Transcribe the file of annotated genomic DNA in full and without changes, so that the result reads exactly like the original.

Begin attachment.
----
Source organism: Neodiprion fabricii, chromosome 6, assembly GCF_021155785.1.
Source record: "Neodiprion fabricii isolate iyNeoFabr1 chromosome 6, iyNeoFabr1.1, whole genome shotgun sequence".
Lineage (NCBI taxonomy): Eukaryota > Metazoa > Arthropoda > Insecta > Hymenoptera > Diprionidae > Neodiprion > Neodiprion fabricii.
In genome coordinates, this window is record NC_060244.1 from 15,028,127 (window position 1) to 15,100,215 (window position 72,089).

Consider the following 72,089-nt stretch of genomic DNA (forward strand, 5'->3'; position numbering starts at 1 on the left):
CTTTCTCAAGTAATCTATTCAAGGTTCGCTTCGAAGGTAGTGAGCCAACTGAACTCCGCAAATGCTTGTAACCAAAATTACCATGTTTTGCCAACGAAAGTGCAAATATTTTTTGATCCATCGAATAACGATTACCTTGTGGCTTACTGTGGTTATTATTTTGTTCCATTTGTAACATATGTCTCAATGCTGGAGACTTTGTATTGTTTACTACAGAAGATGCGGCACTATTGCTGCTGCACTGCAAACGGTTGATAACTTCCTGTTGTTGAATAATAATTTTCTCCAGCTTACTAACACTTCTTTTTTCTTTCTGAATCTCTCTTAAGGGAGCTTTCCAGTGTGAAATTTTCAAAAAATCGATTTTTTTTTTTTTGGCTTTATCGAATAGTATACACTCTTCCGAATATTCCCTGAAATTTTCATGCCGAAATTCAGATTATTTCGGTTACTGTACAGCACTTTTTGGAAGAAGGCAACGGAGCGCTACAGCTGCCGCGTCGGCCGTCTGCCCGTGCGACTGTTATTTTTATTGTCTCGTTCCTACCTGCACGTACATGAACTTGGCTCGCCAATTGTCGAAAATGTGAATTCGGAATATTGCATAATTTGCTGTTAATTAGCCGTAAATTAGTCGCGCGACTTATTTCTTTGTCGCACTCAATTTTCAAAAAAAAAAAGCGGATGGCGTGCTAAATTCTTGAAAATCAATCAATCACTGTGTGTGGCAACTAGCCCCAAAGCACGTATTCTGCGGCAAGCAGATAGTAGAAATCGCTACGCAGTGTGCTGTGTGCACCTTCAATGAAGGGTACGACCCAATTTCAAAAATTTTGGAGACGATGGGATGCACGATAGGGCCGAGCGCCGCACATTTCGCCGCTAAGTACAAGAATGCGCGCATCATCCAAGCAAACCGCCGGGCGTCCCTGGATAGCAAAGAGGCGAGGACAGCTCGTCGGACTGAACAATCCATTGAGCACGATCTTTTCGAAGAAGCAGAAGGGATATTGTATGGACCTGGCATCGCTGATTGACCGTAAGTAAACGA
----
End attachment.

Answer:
Source organism: Neodiprion fabricii, chromosome 6, assembly GCF_021155785.1.
Source record: "Neodiprion fabricii isolate iyNeoFabr1 chromosome 6, iyNeoFabr1.1, whole genome shotgun sequence".
Lineage (NCBI taxonomy): Eukaryota > Metazoa > Arthropoda > Insecta > Hymenoptera > Diprionidae > Neodiprion > Neodiprion fabricii.
In genome coordinates, this window is record NC_060244.1 from 15,028,127 (window position 1) to 15,100,215 (window position 72,089).

Consider the following 72,089-nt stretch of genomic DNA (forward strand, 5'->3'; position numbering starts at 1 on the left):
CTTTCTCAAGTAATCTATTCAAGGTTCGCTTCGAAGGTAGTGAGCCAACTGAACTCCGCAAATGCTTGTAACCAAAATTACCATGTTTTGCCAACGAAAGTGCAAATATTTTTTGATCCATCGAATAACGATTACCTTGTGGCTTACTGTGGTTATTATTTTGTTCCATTTGTAACATATGTCTCAATGCTGGAGACTTTGTATTGTTTACTACAGAAGATGCGGCACTATTGCTGCTGCACTGCAAACGGTTGATAACTTCCTGTTGTTGAATAATAATTTTCTCCAGCTTACTAACACTTCTTTTTTCTTTCTGAATCTCTCTTAAGGGAGCTTTCCAGTGTGAAATTTTCAAAAAATCGATTTTTTTTTTTTTGGCTTTATCGAATAGTATACACTCTTCCGAATATTCCCTGAAATTTTCATGCCGAAATTCAGATTATTTCGGTTACTGTACAGCACTTTTTGGAAGAAGGCAACGGAGCGCTACAGCTGCCGCGTCGGCCGTCTGCCCGTGCGACTGTTATTTTTATTGTCTCGTTCCTACCTGCACGTACATGAACTTGGCTCGCCAATTGTCGAAAATGTGAATTCGGAATATTGCATAATTTGCTGTTAATTAGCCGTAAATTAGTCGCGCGACTTATTTCTTTGTCGCACTCAATTTTCAAAAAAAAAAAGCGGATGGCGTGCTAAATTCTTGAAAATCAATCAATCACTGTGTGTGGCAACTAGCCCCAAAGCACGTATTCTGCGGCAAGCAGATAGTAGAAATCGCTACGCAGTGTGCTGTGTGCACCTTCAATGAAGGGTACGACCCAATTTCAAAAATTTTGGAGACGATGGGATGCACGATAGGGCCGAGCGCCGCACATTTCGCCGCTAAGTACAAGAATGCGCGCATCATCCAAGCAAACCGCCGGGCGTCCCTGGATAGCAAAGAGGCGAGGACAGCTCGTCGGACTGAACAATCCATTGAGCACGATCTTTTCGAAGAAGCAGAAGGGATATTGTATGGACCTGGCATCGCTGATTGACCGTAAGTAAACGA